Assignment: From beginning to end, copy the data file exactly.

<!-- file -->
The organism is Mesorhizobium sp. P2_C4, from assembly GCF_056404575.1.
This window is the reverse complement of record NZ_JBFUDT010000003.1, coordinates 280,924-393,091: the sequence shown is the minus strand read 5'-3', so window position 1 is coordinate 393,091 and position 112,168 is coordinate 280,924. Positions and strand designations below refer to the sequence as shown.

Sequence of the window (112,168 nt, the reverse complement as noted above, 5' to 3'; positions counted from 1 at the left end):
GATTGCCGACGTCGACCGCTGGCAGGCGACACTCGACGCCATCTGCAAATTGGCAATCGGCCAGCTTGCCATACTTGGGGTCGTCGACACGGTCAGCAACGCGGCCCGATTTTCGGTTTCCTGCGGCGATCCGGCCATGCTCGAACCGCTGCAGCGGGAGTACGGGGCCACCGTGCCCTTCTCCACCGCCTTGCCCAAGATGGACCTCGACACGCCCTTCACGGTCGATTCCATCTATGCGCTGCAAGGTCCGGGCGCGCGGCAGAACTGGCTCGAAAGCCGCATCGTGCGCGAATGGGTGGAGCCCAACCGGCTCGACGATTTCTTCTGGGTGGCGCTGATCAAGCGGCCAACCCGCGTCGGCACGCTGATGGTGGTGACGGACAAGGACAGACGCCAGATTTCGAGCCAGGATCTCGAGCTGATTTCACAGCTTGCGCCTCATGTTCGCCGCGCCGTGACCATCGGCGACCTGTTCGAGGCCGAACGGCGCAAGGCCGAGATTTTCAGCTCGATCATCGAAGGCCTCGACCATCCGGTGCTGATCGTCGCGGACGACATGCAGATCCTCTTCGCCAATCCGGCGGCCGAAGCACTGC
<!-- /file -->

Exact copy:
The organism is Mesorhizobium sp. P2_C4, from assembly GCF_056404575.1.
This window is the reverse complement of record NZ_JBFUDT010000003.1, coordinates 280,924-393,091: the sequence shown is the minus strand read 5'-3', so window position 1 is coordinate 393,091 and position 112,168 is coordinate 280,924. Positions and strand designations below refer to the sequence as shown.

Sequence of the window (112,168 nt, the reverse complement as noted above, 5' to 3'; positions counted from 1 at the left end):
GATTGCCGACGTCGACCGCTGGCAGGCGACACTCGACGCCATCTGCAAATTGGCAATCGGCCAGCTTGCCATACTTGGGGTCGTCGACACGGTCAGCAACGCGGCCCGATTTTCGGTTTCCTGCGGCGATCCGGCCATGCTCGAACCGCTGCAGCGGGAGTACGGGGCCACCGTGCCCTTCTCCACCGCCTTGCCCAAGATGGACCTCGACACGCCCTTCACGGTCGATTCCATCTATGCGCTGCAAGGTCCGGGCGCGCGGCAGAACTGGCTCGAAAGCCGCATCGTGCGCGAATGGGTGGAGCCCAACCGGCTCGACGATTTCTTCTGGGTGGCGCTGATCAAGCGGCCAACCCGCGTCGGCACGCTGATGGTGGTGACGGACAAGGACAGACGCCAGATTTCGAGCCAGGATCTCGAGCTGATTTCACAGCTTGCGCCTCATGTTCGCCGCGCCGTGACCATCGGCGACCTGTTCGAGGCCGAACGGCGCAAGGCCGAGATTTTCAGCTCGATCATCGAAGGCCTCGACCATCCGGTGCTGATCGTCGCGGACGACATGCAGATCCTCTTCGCCAATCCGGCGGCCGAAGCACTGC